Hypertension and glaucoma often go hand in hand, but what if the treatment for one increased the risk for the other? That may be the case with antihypertensive calcium channel blockers (CCBs), according to a recently published study in JAMA Ophthalmology that investigated the association of systemic CCB use with glaucoma and related traits in UK Biobank participants.1
Using calcium channel blockers (amlodipine in particular) may increase the risk of glaucoma by almost 40%. Large-scale studies are needed to learn more about this association, and publicly funded databases will play a key role in research. Photo: Accord Pharma.
CCBs decrease blood pressure by relaxing venous smooth muscle. This mechanism has been thought to increase and stabilize blood flow to the optic nerve head. Experts note, however, that there’s inconclusive evidence, with studies showing that different classes of CCBs have different and varying effects.2
The cross-sectional, population-based study1 included 427,480 UK Biobank participants (median age 58 years, 54% female), of which 7.8% were CCB users. After adjusting for key sociodemographic, medical, anthropometric and lifestyle factors, the researchers found that the use of CCBs—but not other antihypertensives—was associated with 39% increased odds of glaucoma.
Additionally, CCB use was associated with thinner macular ganglion cell inner plexiform layer and macular retinal nerve fiber layer thickness, but not with intraocular pressure (IOP). “The implication that CCBs are directly detrimental to retinal tissue is contrary to the general view of these agents being neuroprotective,” the researchers pointed out in their paper.
The researchers proposed one explanation for this discrepancy: “in vitro studies do not account for the blood pressure-lowering ability of CCBs, and the CCBs investigated in the visual field studies did not appreciably affect blood pressure in glaucoma cases. It may be that the detrimental consequences of CCBs only manifest when coupled with the hypotensive and/or vasodilatory properties of certain CCBs, such as amlodipine.”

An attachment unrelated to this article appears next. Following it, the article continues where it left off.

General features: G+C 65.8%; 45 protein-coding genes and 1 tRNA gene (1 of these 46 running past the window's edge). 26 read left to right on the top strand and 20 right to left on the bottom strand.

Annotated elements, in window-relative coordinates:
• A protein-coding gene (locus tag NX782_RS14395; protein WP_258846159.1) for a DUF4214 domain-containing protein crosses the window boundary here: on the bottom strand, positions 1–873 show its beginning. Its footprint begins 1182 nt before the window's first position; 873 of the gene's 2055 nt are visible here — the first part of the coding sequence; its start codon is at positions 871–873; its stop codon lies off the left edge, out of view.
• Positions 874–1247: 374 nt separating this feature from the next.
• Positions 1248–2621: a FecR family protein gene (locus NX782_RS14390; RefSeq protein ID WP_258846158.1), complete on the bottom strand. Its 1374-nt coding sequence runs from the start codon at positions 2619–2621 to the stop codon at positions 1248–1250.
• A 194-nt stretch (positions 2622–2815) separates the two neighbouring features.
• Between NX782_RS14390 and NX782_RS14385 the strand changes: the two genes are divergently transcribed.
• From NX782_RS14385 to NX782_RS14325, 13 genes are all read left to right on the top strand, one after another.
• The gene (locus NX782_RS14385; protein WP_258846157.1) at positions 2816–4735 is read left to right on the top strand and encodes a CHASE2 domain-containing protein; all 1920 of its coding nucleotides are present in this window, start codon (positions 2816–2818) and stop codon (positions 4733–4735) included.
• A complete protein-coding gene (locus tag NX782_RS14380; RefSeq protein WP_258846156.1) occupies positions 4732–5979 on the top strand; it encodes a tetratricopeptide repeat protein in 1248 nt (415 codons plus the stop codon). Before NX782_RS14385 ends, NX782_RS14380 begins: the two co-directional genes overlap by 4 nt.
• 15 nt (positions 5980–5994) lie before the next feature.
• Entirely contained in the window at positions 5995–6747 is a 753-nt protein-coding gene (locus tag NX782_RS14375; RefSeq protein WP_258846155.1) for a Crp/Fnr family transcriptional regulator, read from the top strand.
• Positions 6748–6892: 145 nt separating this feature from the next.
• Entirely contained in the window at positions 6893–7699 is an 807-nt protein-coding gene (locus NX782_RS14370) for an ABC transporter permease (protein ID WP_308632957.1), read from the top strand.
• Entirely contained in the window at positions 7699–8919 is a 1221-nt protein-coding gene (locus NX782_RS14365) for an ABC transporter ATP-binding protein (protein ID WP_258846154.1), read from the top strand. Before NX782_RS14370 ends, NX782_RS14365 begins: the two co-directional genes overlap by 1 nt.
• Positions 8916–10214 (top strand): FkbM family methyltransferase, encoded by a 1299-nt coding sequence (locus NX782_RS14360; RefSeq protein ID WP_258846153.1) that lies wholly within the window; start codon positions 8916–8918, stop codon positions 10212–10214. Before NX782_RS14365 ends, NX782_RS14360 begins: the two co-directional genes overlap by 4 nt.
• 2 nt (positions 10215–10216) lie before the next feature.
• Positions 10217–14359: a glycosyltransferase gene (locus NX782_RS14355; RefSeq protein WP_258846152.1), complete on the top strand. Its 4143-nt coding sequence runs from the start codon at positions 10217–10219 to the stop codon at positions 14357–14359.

They concluded in their JAMA Ophthalmology paper that there appears to be an “adverse association between CCB use and glaucoma, despite no apparent association with IOP.” Though a causal relationship wasn’t established, they advised that “CCB replacement or withdrawal may be considered should glaucoma progress despite optimal care.”
According to Paula Anne Newman-Casey, MD, MS, and Rithambara Ramachandran, MD, studying the unintended consequences of prescription drugs is more important than ever, given the aging population and increase in patients with multiple comorbid conditions.
In an invited commentary2 on the study by Kastner and colleagues, Drs. Newman-Casey and Ramachandran emphasized that the findings from the study “demonstrate the importance of publicly funded and publicly available big data in health care,” which encourage and enable researchers to “leverage large quantities of data to identify patterns and advance health care.”
The UK Biobank was funded with the equivalent of USD $416.9 million from the government and foundation support. The All of Us database was funded with $1.5 billion from Congress through the 21st Century Cures Act. Though neither database is nationally representative, lacking stratified random sampling and composed of a white-skewed racial/ethnic participant pool, these databases are so large that they still enable powerful statistical analysis for risk factor analysis for even less prevalent health outcomes.
Drs. Newman-Casey and Ramachandran concluded, “Continued public support for open source, cured, integrated large data sets is imperative if medicine is to become truly individually tailored, where we understand the complex interplay between an individual’s genomics, medical conditions, medications, lifestyle and social environment in order to provide more nuanced treatment recommendations at both an individual and population level.”
1. Kastner A, Stuart KV, Montesano G, et al. Calcium channel blocker use and associated glaucoma and related traits among UK Biobank participants. JAMA Ophthalmology 2023. [Epub September 7, 2023].
2. Newman-Casey PA and Ramachandran R. Power of public investment in curated big health data. Invited Commentary. JAMA Ophthalmology 2023. [Epub September 7, 2023].